Based on the experience of the model house several possible improvements were noted.
Less Cement in Floor
It is easier to place stones in the floor if they are not fitted to closely to each other. After a time the workers became more lax in their fitting of the stones, this resulted in wide joints and the use of more mortar than necessary.
Wall Sole Plate
The test house was built with 4X4 posts set on top of steel pins and with horizontal 2X4 placed between the posts at the bottom. It would be better to use a 2X4 continuous on the bottom and place the 4X4s on top of this, nailing them to the 2x4. Steel rebar will come up from the footing, through the sole plate, be bent over and then nailed to the sole plate. The continuous 2x4 on the bottom will distribute the load more evenly from the post to the footing. It will tie together the bottom of the wall independently of the foundation. It will make a better connection between the wall and the foundation.
Where the posts are freestanding, for example on the veranda, they will be set on the steel pins as was done with the test house.
One of the reasons for not using the continuous bottom plate initially was that the house was to be built in stages without all walls completed. The walls would then be filled in at convenient times in the future and according to the varying needs of the specific family. Since the freestanding posts are better set independently on the steel pins and the posts for unfinished walls would be freestanding, we initially chose to set all posts on pins. In retrospect we think that it would be preferable to anticipate all future walls and install the continuous bottom plate. This would however allow less flexibility in location of walls in the future, a disadvantage.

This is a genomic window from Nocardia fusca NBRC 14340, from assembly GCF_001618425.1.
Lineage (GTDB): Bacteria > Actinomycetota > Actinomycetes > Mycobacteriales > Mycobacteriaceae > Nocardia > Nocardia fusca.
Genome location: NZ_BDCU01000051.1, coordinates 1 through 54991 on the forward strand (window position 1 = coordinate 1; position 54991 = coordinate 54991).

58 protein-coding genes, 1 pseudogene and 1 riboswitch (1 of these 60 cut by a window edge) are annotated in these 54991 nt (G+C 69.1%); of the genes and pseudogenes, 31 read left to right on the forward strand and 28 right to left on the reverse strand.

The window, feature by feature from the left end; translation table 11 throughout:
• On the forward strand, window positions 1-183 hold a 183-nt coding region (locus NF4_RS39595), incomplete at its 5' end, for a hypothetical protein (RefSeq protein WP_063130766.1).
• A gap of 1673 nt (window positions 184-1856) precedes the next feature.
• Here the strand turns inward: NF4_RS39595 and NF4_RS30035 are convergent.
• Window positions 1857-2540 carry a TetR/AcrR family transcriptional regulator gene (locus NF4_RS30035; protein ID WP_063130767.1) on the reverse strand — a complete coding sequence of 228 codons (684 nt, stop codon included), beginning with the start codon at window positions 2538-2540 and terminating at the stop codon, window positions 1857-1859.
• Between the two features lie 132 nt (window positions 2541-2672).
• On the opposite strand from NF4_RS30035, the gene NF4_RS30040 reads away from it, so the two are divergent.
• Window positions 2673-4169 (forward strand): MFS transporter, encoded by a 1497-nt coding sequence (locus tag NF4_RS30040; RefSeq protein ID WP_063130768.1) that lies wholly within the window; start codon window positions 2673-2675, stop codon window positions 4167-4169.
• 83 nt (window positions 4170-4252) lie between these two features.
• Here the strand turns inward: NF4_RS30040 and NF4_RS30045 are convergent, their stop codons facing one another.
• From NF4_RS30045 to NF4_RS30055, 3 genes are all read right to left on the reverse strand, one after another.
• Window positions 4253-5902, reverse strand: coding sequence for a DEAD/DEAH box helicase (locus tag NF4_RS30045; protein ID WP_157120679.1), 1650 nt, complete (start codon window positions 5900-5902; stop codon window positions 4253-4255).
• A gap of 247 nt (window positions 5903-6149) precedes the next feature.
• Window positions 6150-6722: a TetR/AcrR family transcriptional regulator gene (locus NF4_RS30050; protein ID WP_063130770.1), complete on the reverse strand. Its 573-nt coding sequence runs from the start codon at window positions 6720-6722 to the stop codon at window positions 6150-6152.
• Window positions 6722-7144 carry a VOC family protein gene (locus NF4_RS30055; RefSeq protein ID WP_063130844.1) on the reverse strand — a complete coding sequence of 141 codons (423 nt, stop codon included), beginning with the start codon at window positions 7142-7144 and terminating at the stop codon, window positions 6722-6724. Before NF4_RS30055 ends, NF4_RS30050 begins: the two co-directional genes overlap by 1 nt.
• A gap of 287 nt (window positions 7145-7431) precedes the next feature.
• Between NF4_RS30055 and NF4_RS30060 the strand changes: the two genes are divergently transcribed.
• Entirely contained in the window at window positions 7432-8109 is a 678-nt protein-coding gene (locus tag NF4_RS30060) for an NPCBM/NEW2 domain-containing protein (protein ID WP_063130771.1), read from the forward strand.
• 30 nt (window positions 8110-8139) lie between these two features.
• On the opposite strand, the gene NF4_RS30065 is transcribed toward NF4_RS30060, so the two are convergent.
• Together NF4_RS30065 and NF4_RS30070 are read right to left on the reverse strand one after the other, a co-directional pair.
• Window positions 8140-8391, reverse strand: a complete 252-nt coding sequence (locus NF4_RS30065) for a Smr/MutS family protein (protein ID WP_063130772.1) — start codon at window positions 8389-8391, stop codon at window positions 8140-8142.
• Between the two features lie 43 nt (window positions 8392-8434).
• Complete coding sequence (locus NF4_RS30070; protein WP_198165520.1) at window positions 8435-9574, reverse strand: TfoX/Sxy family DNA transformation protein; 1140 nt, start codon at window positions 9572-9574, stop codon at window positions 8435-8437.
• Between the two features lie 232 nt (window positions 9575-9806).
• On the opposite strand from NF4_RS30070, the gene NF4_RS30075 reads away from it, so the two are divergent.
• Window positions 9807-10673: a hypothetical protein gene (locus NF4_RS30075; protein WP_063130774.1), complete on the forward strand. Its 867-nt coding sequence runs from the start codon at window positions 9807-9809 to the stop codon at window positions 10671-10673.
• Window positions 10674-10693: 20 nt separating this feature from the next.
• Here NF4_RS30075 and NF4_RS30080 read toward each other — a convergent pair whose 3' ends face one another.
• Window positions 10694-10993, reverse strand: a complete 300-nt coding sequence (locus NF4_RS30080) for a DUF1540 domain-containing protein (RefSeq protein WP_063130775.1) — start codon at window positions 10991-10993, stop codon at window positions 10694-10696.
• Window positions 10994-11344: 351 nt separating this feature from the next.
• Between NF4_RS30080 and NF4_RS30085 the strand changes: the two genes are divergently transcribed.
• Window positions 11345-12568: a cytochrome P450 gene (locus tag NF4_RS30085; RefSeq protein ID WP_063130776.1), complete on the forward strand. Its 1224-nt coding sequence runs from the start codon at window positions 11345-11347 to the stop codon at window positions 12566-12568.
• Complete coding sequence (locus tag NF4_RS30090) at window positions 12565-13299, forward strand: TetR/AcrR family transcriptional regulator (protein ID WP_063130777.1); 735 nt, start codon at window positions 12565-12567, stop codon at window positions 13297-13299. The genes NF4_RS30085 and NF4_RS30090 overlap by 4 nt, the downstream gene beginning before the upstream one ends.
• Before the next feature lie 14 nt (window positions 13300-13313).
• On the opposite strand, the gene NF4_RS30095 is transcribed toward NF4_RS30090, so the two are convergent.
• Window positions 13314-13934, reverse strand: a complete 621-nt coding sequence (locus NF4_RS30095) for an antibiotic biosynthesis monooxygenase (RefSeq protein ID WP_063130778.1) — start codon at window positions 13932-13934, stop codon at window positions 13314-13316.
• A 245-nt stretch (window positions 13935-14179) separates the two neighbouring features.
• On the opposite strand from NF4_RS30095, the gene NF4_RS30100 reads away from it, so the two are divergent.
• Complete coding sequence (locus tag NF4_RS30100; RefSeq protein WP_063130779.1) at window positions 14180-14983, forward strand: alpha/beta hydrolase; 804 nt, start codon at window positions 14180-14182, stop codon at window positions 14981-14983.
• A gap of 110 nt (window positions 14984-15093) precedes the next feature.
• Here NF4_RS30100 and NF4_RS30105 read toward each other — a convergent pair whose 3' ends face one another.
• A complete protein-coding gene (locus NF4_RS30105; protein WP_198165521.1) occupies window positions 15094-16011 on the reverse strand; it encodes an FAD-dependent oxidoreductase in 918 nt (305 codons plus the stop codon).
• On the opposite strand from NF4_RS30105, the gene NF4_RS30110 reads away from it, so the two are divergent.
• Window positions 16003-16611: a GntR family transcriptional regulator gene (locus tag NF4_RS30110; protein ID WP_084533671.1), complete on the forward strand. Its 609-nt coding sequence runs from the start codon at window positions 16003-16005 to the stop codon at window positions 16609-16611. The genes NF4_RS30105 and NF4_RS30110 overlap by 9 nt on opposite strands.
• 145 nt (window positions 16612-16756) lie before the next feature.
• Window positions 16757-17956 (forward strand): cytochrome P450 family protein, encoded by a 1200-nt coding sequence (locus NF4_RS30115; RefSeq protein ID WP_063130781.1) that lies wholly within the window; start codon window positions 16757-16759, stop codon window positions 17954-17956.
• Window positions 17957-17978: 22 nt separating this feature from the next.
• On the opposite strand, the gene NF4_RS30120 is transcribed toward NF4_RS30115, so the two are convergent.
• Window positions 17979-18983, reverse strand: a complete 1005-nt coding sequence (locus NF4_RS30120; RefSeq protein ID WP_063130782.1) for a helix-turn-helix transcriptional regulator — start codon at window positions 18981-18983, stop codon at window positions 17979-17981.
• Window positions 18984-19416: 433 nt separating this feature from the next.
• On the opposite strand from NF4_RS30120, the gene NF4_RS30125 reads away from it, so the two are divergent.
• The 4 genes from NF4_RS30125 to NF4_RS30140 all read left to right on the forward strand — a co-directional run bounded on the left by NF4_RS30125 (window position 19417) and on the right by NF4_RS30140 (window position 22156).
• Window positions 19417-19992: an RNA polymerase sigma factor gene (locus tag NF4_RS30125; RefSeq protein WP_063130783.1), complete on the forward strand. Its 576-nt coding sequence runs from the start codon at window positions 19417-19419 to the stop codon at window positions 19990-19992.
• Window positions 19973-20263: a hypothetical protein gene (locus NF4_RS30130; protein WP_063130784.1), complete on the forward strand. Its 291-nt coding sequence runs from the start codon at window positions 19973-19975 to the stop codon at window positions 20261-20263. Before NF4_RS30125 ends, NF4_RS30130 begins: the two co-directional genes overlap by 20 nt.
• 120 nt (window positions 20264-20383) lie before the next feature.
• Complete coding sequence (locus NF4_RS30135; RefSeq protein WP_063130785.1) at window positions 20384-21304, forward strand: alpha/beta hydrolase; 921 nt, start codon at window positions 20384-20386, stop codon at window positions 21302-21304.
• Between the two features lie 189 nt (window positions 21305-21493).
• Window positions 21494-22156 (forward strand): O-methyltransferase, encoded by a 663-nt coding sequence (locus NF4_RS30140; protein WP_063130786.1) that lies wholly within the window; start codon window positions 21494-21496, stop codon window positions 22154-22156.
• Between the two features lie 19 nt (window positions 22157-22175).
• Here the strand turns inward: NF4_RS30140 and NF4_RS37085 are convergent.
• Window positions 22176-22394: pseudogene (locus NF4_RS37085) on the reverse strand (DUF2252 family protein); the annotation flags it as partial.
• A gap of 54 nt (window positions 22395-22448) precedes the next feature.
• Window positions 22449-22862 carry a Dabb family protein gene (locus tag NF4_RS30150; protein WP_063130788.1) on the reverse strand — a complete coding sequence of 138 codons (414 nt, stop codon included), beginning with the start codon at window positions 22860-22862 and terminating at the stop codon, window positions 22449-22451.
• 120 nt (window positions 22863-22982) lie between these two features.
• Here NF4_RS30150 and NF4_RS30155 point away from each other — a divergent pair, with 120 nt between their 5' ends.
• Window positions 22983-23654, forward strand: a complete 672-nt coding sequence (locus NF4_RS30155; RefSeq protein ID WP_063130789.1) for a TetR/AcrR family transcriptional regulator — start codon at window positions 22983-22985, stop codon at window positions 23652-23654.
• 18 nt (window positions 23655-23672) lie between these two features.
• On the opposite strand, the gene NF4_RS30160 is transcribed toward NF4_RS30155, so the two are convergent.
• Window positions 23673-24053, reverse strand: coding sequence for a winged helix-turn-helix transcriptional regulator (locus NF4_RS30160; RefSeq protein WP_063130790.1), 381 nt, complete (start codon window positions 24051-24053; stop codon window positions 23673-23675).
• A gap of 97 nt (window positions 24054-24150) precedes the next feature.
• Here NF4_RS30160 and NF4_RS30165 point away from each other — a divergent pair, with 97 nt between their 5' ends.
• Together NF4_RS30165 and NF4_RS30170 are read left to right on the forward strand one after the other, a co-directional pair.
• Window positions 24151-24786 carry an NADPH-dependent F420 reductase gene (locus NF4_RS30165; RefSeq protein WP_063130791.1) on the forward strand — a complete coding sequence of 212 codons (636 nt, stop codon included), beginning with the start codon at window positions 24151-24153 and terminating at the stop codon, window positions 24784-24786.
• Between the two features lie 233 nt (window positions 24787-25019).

Roof tiles should be nailed or tied to the roof sheathing. This will avoid tiles falling in high winds or earthquakes. In a recent earthquake in China, one of the major causes of injuries was falling roof tile.
The quality of the roof tile can be improved. It was more porous than necessary and not as strong as possible. This can be achieved with technical assistance both from professional tile makers in the region and from trained foreign and national technicians.
The foundation is excellent given the extreme limitations on budget. We were told that San Dionisio is not a seismic zone. In zones with greater earthquake risk it would be desireable to incorporate horizontal steel in the foundation and to mortar all the stone.
A tree planting program should be undertaken in parallel with the tree cutting. Lack of trees and transportation costs will quickly become a limiting factor on a large scale program. Planting Caņa Castilla. The coop had to purchase caņa castilla. When we went to buy it, most of the growers had sold all they had grown. Since it will be ready to harvest in 2 years it makes a great deal of sense to immediately plant it, thereby increasing local production, eliminating a cash cost and guaranteeing an adequate supply.
Prepared for: Ministerio de Desarollo Agropecuario y Reforma Agraria MIDINRA Region VI Miguel Barrios Johanning, Director By: Groundwork Institute Huck Rorick, Executive Director Steve Sears, Program Associate August 6, 1986 Revised December 6, 1986
· home · projects · bulletin board · links · who are we · contact ·